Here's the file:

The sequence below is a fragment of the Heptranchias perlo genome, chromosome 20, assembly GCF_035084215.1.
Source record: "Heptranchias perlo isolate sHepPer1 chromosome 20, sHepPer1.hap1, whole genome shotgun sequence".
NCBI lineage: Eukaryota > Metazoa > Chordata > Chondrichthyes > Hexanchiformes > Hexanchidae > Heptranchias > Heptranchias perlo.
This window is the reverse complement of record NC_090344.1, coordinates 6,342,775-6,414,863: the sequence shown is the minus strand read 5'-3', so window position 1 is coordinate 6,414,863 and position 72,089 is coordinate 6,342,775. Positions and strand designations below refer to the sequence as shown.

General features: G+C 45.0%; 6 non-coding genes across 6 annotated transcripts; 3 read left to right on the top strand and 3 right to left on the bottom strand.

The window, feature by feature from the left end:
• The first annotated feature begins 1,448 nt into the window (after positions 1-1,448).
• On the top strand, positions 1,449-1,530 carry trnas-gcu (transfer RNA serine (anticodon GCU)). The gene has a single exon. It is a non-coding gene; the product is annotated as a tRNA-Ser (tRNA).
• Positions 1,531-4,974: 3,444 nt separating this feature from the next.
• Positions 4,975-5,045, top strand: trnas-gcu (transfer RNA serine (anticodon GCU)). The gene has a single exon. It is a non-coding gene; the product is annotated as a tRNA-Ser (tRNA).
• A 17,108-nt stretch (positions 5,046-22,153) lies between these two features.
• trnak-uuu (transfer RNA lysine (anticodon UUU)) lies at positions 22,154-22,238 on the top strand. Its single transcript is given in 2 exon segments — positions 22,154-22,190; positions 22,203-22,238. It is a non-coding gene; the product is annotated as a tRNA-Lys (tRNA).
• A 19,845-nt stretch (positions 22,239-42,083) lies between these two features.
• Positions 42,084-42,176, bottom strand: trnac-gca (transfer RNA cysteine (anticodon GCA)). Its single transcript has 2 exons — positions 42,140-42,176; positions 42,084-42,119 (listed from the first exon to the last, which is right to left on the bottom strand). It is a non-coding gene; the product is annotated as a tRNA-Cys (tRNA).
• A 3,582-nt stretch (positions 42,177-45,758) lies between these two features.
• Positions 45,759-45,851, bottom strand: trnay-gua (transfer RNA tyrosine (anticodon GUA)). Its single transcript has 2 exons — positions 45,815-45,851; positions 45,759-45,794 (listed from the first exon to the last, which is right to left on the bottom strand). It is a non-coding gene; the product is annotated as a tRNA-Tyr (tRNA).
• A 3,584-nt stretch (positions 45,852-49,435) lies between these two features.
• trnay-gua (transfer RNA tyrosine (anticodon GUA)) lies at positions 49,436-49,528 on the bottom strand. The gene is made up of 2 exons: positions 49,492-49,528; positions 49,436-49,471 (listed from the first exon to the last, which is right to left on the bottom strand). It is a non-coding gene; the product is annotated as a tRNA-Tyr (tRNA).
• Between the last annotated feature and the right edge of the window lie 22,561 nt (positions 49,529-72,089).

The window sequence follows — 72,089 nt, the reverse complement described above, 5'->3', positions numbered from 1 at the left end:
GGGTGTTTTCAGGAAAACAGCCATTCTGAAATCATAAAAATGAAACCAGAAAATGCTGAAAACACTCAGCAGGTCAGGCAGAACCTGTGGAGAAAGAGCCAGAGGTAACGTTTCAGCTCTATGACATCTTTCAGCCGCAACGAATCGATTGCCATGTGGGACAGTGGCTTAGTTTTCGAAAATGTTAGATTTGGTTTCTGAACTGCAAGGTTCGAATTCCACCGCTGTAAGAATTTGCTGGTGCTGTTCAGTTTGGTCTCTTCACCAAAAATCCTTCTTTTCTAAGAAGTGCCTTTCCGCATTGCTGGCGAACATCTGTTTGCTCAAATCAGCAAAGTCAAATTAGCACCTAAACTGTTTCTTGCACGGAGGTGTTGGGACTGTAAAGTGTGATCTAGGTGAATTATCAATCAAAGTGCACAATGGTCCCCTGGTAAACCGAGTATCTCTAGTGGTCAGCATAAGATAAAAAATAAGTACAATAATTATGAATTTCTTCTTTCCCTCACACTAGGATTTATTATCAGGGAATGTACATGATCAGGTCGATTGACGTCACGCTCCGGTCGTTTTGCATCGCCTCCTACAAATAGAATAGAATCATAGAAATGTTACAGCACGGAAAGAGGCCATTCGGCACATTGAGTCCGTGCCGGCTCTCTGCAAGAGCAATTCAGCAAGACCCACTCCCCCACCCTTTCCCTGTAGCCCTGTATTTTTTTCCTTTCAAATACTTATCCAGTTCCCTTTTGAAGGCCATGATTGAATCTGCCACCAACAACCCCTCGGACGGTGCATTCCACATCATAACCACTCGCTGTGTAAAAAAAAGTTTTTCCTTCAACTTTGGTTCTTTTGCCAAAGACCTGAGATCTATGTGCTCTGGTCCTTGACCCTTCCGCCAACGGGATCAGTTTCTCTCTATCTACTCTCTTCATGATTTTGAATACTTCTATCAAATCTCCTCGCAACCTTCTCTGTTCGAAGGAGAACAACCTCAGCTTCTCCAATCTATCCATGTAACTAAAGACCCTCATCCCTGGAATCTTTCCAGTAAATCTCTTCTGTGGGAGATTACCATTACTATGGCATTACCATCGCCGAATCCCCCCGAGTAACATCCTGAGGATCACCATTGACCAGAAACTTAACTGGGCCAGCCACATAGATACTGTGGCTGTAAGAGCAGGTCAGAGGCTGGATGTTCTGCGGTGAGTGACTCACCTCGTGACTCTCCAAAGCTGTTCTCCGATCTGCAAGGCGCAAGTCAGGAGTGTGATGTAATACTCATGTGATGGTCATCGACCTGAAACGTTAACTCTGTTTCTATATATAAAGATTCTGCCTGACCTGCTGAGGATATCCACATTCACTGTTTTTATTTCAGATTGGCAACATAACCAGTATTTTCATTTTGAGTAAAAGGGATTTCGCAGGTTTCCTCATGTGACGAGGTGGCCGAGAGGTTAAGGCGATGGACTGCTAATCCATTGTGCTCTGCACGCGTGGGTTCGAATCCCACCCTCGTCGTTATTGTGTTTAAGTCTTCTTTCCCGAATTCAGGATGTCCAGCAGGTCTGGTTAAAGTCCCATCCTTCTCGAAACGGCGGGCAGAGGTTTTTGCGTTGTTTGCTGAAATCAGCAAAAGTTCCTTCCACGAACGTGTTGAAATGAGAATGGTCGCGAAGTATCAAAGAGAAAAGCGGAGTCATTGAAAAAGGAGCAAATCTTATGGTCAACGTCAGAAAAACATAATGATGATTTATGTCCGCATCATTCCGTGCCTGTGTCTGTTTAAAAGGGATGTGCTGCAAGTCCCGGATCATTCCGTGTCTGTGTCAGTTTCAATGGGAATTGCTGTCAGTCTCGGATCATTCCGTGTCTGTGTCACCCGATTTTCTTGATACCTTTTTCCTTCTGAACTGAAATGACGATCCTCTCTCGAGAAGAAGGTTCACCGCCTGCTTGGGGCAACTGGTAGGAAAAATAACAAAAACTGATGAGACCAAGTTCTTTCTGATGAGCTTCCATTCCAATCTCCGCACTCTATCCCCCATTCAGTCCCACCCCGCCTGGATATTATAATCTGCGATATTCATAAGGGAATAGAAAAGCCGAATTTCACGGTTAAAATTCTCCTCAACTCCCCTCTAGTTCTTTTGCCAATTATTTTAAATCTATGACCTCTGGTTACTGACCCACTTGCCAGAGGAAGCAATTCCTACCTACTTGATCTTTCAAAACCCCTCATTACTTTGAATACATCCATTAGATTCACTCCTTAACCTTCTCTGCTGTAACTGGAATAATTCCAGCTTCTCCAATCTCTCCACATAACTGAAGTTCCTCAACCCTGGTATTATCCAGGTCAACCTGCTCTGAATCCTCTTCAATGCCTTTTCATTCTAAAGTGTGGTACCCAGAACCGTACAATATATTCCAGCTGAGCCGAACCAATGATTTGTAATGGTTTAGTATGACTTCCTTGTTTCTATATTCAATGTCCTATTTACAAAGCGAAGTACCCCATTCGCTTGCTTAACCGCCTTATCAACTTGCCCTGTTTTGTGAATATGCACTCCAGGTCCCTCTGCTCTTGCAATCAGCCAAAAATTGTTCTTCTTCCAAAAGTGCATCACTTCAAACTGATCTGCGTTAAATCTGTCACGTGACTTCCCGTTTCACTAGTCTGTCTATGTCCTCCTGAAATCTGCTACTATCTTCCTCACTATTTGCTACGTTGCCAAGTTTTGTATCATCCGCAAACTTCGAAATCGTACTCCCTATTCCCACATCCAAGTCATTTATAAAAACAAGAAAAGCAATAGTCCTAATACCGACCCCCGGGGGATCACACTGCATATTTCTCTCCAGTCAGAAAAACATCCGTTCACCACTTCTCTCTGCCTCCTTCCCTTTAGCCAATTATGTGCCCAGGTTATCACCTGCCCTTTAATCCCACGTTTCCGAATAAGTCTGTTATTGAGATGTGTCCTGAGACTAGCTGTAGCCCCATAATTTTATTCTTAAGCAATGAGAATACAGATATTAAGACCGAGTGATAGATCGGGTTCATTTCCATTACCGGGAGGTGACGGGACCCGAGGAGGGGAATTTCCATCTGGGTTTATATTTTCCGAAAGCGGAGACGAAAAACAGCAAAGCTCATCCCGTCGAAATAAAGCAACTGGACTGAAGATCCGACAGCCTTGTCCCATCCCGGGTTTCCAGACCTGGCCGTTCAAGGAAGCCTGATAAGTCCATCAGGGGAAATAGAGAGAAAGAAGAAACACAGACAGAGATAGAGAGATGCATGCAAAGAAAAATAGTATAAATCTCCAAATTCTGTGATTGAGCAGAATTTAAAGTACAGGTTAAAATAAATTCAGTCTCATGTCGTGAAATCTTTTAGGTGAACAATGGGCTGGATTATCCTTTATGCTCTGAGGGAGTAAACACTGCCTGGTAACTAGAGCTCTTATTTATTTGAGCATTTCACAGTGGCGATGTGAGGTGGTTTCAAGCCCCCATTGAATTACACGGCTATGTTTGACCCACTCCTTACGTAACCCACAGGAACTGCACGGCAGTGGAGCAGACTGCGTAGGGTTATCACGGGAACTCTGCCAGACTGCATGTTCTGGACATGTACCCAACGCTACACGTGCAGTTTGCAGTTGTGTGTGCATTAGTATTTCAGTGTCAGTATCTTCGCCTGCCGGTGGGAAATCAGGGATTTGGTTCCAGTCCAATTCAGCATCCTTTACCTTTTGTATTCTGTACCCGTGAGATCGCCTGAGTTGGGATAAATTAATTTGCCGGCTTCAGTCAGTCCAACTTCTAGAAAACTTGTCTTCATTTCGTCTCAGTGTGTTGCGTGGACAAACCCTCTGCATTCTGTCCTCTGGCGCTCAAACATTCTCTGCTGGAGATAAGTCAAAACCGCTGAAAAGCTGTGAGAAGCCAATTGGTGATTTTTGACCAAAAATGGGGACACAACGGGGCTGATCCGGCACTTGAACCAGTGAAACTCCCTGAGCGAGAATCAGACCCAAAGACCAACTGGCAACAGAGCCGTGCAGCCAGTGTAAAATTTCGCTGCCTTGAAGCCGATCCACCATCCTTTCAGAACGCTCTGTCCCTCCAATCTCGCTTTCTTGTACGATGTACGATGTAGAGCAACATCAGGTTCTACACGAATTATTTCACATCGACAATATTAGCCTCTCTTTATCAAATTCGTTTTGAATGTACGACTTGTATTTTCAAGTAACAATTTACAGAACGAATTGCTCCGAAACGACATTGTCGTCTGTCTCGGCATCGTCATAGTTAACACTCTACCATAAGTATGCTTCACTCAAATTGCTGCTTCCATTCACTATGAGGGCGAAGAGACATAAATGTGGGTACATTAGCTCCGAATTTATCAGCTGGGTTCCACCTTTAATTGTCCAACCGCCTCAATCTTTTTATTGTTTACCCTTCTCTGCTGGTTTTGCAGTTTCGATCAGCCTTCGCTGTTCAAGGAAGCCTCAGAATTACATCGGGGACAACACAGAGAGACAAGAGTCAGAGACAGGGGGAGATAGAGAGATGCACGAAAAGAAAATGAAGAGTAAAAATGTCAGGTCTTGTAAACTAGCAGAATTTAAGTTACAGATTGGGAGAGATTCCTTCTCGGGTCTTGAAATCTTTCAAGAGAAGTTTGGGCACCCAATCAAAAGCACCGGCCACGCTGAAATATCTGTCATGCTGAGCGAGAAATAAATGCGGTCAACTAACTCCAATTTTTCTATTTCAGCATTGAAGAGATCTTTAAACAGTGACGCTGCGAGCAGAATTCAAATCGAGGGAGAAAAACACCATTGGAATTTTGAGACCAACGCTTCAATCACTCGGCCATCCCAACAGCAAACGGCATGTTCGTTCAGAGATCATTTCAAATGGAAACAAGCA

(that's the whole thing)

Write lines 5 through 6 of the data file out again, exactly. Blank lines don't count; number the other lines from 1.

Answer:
General features: G+C 45.0%; 6 non-coding genes across 6 annotated transcripts; 3 read left to right on the top strand and 3 right to left on the bottom strand.

The window, feature by feature from the left end: